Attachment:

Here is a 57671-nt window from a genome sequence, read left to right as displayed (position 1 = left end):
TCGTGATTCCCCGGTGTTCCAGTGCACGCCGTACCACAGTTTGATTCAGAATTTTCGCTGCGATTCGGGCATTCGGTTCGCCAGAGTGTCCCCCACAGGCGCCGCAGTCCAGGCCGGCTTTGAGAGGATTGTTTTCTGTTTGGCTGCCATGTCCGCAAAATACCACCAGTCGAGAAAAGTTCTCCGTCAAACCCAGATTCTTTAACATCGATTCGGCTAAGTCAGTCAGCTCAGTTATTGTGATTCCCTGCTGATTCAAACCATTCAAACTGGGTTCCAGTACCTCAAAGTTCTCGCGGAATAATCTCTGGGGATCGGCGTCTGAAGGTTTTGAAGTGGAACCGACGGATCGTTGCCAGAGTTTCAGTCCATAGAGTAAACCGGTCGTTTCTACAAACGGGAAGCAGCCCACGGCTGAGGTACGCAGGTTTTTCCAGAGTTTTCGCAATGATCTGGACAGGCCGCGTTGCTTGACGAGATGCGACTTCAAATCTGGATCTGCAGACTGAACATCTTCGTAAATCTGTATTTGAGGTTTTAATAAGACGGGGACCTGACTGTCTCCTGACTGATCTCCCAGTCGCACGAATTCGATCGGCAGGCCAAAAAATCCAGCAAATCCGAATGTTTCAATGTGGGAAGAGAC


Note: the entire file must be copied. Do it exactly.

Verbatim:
Here is a 57671-nt window from a genome sequence, read left to right as displayed (position 1 = left end):
TCGTGATTCCCCGGTGTTCCAGTGCACGCCGTACCACAGTTTGATTCAGAATTTTCGCTGCGATTCGGGCATTCGGTTCGCCAGAGTGTCCCCCACAGGCGCCGCAGTCCAGGCCGGCTTTGAGAGGATTGTTTTCTGTTTGGCTGCCATGTCCGCAAAATACCACCAGTCGAGAAAAGTTCTCCGTCAAACCCAGATTCTTTAACATCGATTCGGCTAAGTCAGTCAGCTCAGTTATTGTGATTCCCTGCTGATTCAAACCATTCAAACTGGGTTCCAGTACCTCAAAGTTCTCGCGGAATAATCTCTGGGGATCGGCGTCTGAAGGTTTTGAAGTGGAACCGACGGATCGTTGCCAGAGTTTCAGTCCATAGAGTAAACCGGTCGTTTCTACAAACGGGAAGCAGCCCACGGCTGAGGTACGCAGGTTTTTCCAGAGTTTTCGCAATGATCTGGACAGGCCGCGTTGCTTGACGAGATGCGACTTCAAATCTGGATCTGCAGACTGAACATCTTCGTAAATCTGTATTTGAGGTTTTAATAAGACGGGGACCTGACTGTCTCCTGACTGATCTCCCAGTCGCACGAATTCGATCGGCAGGCCAAAAAATCCAGCAAATCCGAATGTTTCAATGTGGGAAGAGAC